UNH economists work with NHDES toward safer drinking water

Monday, August 5, 2019
Filling a plastic cup with drinking water at a fountain

Photo by Luann Hunt/Unsplash.

Illustrated map of New England with red dots showing arsenic concentrations
Inorganic arsenic is Natural and abundant in New Hampshire. Courtesy NHDES.


Recent research from UNH helped New Hampshire lawmakers deliver safer drinking water to Granite State residents. HB 261, signed by Gov. Chris Sununu on July 12, 2019, limits the amount of arsenic — linked to cancer and cognitive impairment — in public drinking water to half the federal limit, or 5 parts per billion (ppb).

In October of 2018, New Hampshire’s Department of Environmental Services (NHDES) tapped an interdisciplinary team of UNH researchers to explore the economic benefits of lowering allowable arsenic content in New Hampshire’s municipal water systems. 

“Monitoring and filtering for arsenic has the potential for being expensive, and municipal water associations work hard to keep costs down,” says Bob Woodward, the Forrest D. McKerley Professor of Health Economics Emeritus at UNH. “So it is important to know how much people are willing to pay each month to have access to filtered water.”

“Armed with the facts we can now work to truly and positively impact the health of our citizens.”

Woodward and collaborators from Paul College, associate professor of economics Robert Mohr, economics lecturer Scott Lemos, and professor of resource economics John Halstead, of COLSA, prepared a report for NHDES that showed New Hampshire residents on municipal water systems would be willing to pay $35 each month to avoid the negative health effects of high arsenic levels in drinking water.

Inorganic arsenic occurs naturally and abundantly in groundwater in New Hampshire; it’s a carcinogen with known links to lung, bladder and skin cancer; cognitive and neurodevelopmental issues in children; and cardiovascular disease. NHDES found that halving the arsenic levels to 5 parts per billion, something no state other than New Jersey has done, was technically feasible but would come with a cost.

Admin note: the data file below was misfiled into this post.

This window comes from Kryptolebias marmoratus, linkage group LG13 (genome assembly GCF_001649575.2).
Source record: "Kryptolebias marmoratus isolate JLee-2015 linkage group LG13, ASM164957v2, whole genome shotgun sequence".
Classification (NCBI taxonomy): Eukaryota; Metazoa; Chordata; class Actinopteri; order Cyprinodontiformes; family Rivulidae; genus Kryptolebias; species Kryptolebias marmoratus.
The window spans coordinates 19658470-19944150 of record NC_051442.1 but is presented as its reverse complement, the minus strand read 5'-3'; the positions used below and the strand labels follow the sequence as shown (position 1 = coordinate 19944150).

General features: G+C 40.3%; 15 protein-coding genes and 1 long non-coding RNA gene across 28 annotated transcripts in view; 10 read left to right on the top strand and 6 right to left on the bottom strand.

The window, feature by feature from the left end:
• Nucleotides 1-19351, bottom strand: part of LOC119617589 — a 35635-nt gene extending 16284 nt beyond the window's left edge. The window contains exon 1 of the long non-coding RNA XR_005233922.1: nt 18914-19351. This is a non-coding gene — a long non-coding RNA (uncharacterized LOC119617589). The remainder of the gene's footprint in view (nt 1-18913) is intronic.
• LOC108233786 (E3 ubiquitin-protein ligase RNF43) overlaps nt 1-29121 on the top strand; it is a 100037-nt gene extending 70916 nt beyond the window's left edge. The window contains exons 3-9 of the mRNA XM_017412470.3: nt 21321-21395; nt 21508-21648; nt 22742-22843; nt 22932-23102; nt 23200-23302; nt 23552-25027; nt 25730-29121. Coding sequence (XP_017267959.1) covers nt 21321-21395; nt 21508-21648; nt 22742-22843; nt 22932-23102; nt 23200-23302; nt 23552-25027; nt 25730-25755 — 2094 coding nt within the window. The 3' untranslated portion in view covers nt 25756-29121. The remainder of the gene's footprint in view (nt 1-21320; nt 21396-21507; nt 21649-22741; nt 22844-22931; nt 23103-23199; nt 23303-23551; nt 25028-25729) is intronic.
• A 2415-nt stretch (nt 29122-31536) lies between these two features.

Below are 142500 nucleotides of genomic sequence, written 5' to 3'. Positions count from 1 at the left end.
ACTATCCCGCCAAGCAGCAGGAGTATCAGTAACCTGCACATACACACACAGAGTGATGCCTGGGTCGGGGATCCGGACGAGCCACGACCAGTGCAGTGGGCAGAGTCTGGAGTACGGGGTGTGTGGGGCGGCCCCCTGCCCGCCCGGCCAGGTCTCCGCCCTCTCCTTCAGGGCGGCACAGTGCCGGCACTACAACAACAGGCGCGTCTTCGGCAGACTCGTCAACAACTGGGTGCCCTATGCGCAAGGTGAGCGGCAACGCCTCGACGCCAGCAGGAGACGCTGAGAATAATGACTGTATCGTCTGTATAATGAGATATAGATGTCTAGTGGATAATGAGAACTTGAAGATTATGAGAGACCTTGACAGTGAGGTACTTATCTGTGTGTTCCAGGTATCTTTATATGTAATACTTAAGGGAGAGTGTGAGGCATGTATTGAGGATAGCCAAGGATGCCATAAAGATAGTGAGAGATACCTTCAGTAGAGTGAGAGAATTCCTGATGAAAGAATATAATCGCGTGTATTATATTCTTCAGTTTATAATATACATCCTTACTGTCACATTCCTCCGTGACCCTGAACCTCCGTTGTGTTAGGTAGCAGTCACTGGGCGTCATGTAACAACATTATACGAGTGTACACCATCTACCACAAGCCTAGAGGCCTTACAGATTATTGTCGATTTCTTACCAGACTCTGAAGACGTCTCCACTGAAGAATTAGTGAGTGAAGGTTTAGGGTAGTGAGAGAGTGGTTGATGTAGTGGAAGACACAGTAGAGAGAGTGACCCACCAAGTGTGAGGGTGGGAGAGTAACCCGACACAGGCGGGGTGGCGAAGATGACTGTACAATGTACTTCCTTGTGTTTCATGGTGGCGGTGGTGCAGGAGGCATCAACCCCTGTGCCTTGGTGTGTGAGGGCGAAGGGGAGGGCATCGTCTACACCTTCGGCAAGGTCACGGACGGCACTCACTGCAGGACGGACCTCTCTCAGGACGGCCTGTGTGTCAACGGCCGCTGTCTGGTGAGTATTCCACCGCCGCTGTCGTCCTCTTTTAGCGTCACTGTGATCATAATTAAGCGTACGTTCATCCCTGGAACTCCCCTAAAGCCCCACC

The agency initially asked the UNH team to calculate the medical savings associated with avoiding cancer linked to arsenic. “We said, ‘is that how you really want to ask the question?’” says Woodward. The team of economists instead pursued the larger question, one particularly relevant to municipal water authorities: What price increase would municipal water consumers be willing to pay?

The researchers surveyed a representative sample of 500 New Hampshire municipal water customers (Lemos was “the real workhorse on the survey,” Woodward says). They found survey respondents were willing to pay $426 per year for a reduction in the risk of lung or bladder cancer, results that NHDES used to inform discussion of HB 261.

“I think the academic rigor that the UNH economists brought to NHDES’s review of the arsenic standard helped to convince the legislature and the governor of the very real economic value of bringing the standard down to 5 parts per billion from the current level of 10 ppb,” says Paul Susca, supervisor of the planning unit in the NHDES Drinking Water and Groundwater Bureau responsible for conducting the review of arsenic standards. “The UNH work showed that New Hampshire residents are willing to pay to reduce their health risk from arsenic in drinking water, and it also highlighted the potential reduction in lifetime earnings associated with a possible reduction in childhood intelligence as a result of exposure to 5 to 10 ppb arsenic in drinking water.”

NHDES is grateful to UNH for providing “sound science” on arsenic, says NHDES water division director Thomas E. O’Donovan. “Armed with the facts we were able to change the maximum contaminant level and can now work to truly and positively impact the health of our citizens.”